12/08/09:  The New Scientist. Andy Coghlan. Anthrax study on baboons axed by university president.
12/08/09:  AgrOpinion. Daryl and Jody Donohue. Did Oklahoma State Bow to Activists?
12/09/09:  Daily Oklahoman. “OSU chief Burns Hargis discusses research decision: Burns Hargis had ended a project that would have resulted in euthanizing baboons.” Hargis says his decision was based on “confidential factors.”
12/09/09:  Science Blog’s ERV posts The Ballad of Leeroy Hargis in response to OSU President’s admission that he made a “rookie error” in his decision-making.
12/09/09:  Minneapolis Post. Sharon Schmickle. Animal rights vs research: OSU halts anthrax study.
12/09/09:  Advocates for Agriculture repost Minneapolis Post story, add commentary from rancher perspective OSU Bows to Activists Threat.
12/09:09:   Inside Higher Ed.  Scott Jaschik. Euthanized Research Project.
12/10/09:   Speaking of Research.  Dr. David P. Friedman.  University Leadership and Animal Research: A Dean’s Perspective.
12/10/09:  Newsweek.  The Primate Problem:  OSU has halted a baboon study, infuriating scientists. Are animal-rights extremists finally getting their way?
12/10/09:  Nature. Editorial. A slippery slope: Animal research policies should be guided by moral consensus, not by arbitrary decisions. Nature 462, 699 (10 December 2009) | doi:10.1038/462699b; Published online 9 December 2009.
12/10/09:  Negotiation is Over.  Direct Action Gets the Goods…Pre-emptively. <Warning: Animal Extremist Site>
12/11/09:  Science. Greg Miller. Animal Research: Rejection of Anthrax Study Kicks Up a Dust Storm in Oklahoma. Science 11 December 2009: Vol. 326. no. 5959, p. 1464. DOI: 10.1126/science.326.5959.1464

Mice uncover the secrets of Congenital Heart Defect

Every time your heart beats it pumps blood through the pulmonary artery and into your lungs where it soaks up oxygen before bring returned via the pulmonary vein to the heart, where the next beat pumps it out through the aorta and on to provide oxygen to all the tissues of your body.  All this is of course welcome to those of us who enjoy being alive, but there was one time in your life when such pulmonary circulation was a potential threat.  During fetal development the lungs are bathed in amniotic fluid and the body is supplied with oxygen via the placenta, and at this stage the pressure of blood being circulated through them would damage the delicate fetal lungs. Fortunately evolution has provided mammals with a means of avoiding this damage, a blood vessel called the ductus arteriosus which connects the pulmonary artery to the aorta, allowing most of the circulating blood to bypass the lungs.  As a baby takes its first breaths after birth the ductus arteriosus begins to close to allow normal pulmonary circulation to take place, a process that is normally complete within a few days. Unfortunately the ductus arteriosus does not always close, causing a condition known as Patent Ductus Arteriosus (PDA). If left untreated PDA can cause breathing difficulties and eventually lead to congestive heart failure, and is a particularly common and serious condition for preterm infants.  While it sometimes resolves itself with minimal intervention in many cases surgery is required to correct the fault.  Now research on mice has enabled scientists to uncover a key process in the closure of the ductus arteriosus that may show the way to less invasive treatments (1).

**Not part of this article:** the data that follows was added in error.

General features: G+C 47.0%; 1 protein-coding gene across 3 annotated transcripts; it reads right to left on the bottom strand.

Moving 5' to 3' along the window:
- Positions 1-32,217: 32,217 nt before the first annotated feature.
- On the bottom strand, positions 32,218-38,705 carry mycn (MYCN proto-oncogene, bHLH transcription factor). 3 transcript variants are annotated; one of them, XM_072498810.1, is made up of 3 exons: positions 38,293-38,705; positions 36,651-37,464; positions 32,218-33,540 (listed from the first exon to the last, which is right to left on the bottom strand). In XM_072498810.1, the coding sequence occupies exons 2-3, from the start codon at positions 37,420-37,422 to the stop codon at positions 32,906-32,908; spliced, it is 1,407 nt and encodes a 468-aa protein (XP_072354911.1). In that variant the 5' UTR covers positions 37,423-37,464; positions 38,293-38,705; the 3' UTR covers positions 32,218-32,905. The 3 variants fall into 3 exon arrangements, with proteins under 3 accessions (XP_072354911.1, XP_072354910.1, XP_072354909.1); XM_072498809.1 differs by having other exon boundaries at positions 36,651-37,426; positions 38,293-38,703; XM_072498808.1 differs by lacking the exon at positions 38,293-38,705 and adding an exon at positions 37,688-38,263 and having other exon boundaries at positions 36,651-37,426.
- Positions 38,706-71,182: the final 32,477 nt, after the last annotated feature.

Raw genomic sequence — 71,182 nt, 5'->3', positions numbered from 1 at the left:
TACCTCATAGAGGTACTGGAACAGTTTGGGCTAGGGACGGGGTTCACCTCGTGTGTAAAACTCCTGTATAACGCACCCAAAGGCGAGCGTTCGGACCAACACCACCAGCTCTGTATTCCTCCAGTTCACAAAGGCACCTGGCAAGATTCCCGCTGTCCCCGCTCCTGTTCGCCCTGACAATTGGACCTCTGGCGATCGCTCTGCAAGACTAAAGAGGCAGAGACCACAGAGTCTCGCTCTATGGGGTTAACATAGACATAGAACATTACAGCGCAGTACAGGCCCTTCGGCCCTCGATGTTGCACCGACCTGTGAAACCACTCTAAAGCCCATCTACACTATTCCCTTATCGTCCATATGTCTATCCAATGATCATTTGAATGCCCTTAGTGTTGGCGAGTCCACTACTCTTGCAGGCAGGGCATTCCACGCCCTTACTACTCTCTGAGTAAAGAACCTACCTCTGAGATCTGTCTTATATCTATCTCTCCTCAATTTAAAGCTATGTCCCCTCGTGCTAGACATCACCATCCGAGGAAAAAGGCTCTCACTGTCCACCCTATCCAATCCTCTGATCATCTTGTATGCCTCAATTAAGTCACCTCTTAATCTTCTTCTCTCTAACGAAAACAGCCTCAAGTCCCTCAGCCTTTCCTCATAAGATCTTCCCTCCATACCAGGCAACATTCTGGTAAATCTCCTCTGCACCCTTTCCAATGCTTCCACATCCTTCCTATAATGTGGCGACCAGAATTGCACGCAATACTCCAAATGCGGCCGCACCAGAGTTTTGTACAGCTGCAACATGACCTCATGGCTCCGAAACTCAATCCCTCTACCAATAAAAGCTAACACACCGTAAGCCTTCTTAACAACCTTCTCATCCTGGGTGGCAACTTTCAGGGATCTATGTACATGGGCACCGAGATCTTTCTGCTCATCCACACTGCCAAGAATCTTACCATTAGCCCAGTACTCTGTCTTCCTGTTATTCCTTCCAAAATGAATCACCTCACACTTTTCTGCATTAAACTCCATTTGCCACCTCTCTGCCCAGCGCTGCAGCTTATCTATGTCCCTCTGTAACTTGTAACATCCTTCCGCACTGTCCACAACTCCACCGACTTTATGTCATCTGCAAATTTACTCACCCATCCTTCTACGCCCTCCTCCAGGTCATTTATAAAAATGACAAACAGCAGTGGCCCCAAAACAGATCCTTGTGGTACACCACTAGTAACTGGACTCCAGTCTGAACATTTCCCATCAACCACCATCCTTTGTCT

RA=right atrium, RV=right ventricle, PA=pulmonary artery, AO=aorta, LA=left atrium and LV=left ventricle

The team lead by  Dr Steffen Massberg and Dr Katrin Echtler in Munich knew from previous research that the closing of the ductus arteriosus was associated with the release of cytokines that are usually associated with the inflammatory response seen when tissue is damaged.  Knowing that such inflammatory responses recruit platelets, irregularly-shaped bodies produced by bone marrow cells that are crucial to blood clotting, to the damaged tissue they investigated the role of platelets in the closing of the ductus arteriosus. They decided to study the process in mice because the availability of a variety of tissue staining and genetic modification techniques which would allow them to study the whole process in great detail. They observed that within an hour of birth cells lining the ductus arteriosus were detached to provide attachment sited for platelets, and the platelets themselves quickly accumulated and soon formed a plug that stopped blood flow. They next used monoclonal antibodies and GM modification to remove two proteins that are required for platelet adhesion and activation, and found that the ductus arteriosus failed to close in the newborn mice, leading to the same problems seen in human babies with PDA.  The role of platelets was not confined to the initial blocking of the ductus arteriosus, Dr Echtler and her colleagues found that the platelets also attracted the specialized precursor cells that are required to remodel the ductus arteriosus and replace the temporary plug with a more permanent closure.